The school claims its powerful message is important for all their students, their families and community members. I have seen this film and couldn't disagree more.

I found myself deeply troubled by this film's gross misinterpretation of masculinity. It suggests masculinity is a social construct. I don't want to go into the details, but I will say that the film has an unfair and biased view of masculinity.

You can watch it and judge for yourself.

Even though I felt myself and many others were being, dare I say, "painted with a broad brush," I was able to dismiss the film as being a one-sided feminist agenda. I have chosen not to be offended by this film.

What concerns me more than the film itself, is the apparent ease in which Whistler Secondary School seems to have promoted this propaganda film.

The film depicts males as being hyper-masculine. It suggests males have inherent tendencies to violence, crime, abuse and rape. This kind of broad analysis of males tends to conveniently fly under the radar of socially unacceptable dialogue as opposed to topics such as race, religion, sexual orientation and, of course, gender.

I would like to think that our teachers, academics and school boards are immune to socially acceptable popular opinions, and are capable of educating our students without the influence of strong feelings and the absence of favour and prejudice.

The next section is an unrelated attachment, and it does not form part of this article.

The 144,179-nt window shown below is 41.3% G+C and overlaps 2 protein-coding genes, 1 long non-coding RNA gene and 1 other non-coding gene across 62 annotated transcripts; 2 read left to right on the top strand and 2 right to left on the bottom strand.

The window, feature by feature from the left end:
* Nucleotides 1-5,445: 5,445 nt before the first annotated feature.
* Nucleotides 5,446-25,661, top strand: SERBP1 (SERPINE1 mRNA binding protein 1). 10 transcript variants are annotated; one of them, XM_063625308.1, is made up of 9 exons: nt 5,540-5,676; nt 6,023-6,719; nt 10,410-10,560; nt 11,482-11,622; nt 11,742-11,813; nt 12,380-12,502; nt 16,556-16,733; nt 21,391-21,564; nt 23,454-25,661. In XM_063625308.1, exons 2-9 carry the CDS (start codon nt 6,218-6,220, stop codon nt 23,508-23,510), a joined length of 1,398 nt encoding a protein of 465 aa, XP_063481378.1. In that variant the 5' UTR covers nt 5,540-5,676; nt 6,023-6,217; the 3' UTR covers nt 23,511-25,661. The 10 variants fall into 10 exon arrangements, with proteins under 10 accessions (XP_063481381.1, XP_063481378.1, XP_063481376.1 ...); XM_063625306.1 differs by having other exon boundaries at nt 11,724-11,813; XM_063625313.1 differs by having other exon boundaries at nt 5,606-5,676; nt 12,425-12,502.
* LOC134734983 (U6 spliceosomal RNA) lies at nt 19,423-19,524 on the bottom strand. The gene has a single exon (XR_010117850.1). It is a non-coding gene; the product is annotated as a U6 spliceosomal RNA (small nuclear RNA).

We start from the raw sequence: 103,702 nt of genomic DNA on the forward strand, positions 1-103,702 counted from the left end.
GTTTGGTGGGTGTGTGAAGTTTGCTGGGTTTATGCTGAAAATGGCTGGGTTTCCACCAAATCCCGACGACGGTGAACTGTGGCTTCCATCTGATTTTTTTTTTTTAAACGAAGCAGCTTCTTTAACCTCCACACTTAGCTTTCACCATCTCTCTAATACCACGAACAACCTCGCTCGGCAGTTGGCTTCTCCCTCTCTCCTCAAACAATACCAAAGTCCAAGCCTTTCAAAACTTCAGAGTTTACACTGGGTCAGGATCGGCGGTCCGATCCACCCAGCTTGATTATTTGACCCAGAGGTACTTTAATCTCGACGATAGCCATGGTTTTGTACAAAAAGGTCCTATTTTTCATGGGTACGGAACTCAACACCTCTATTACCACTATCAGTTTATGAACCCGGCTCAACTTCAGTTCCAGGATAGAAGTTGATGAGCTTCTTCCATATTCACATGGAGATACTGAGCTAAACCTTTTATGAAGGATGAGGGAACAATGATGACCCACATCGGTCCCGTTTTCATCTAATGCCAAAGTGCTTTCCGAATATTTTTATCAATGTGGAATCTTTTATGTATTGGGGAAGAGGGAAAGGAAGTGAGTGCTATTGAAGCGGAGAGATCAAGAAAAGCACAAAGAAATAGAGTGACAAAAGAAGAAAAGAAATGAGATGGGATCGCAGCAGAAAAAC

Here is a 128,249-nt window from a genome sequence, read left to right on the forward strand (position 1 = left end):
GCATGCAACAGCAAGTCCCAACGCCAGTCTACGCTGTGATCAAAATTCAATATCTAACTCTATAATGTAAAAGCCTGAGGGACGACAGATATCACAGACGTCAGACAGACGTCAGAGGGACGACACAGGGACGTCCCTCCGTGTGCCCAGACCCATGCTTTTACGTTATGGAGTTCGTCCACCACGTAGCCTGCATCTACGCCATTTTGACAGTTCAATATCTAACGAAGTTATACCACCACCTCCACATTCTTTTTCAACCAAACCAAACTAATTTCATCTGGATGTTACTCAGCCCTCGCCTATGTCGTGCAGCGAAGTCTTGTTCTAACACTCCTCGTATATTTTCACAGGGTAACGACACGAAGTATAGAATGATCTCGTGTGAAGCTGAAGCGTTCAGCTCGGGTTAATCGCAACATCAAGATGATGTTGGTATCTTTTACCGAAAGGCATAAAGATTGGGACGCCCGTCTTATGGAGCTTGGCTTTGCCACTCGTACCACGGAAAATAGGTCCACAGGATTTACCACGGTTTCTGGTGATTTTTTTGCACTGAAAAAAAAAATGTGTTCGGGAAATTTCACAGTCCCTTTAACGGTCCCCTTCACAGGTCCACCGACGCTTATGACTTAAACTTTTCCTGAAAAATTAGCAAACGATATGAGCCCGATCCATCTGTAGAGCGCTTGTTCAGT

James Ford
Whistler

Hunger and population

Eradicating hunger near term is easy. We just have to raze our vertical economy, which would also end any further patronizing discussions about a "minimum wage" and "social housing," and give meaning to the phrase "we're in this together."

Will we? It's as likely as the Pope declaring Catholicism null and void. 

Long term, meaning within the next few decades, it doesn't seem anything we do will prevent increasing death by starvation. It took 200,000 years for human population to reach 1 billion, 200 years to reach 8 billion and will take the next 34 years to add another 2-plus billion.

The four per cent of the Earth's surface that was able to produce food is being drastically reduced by global warming.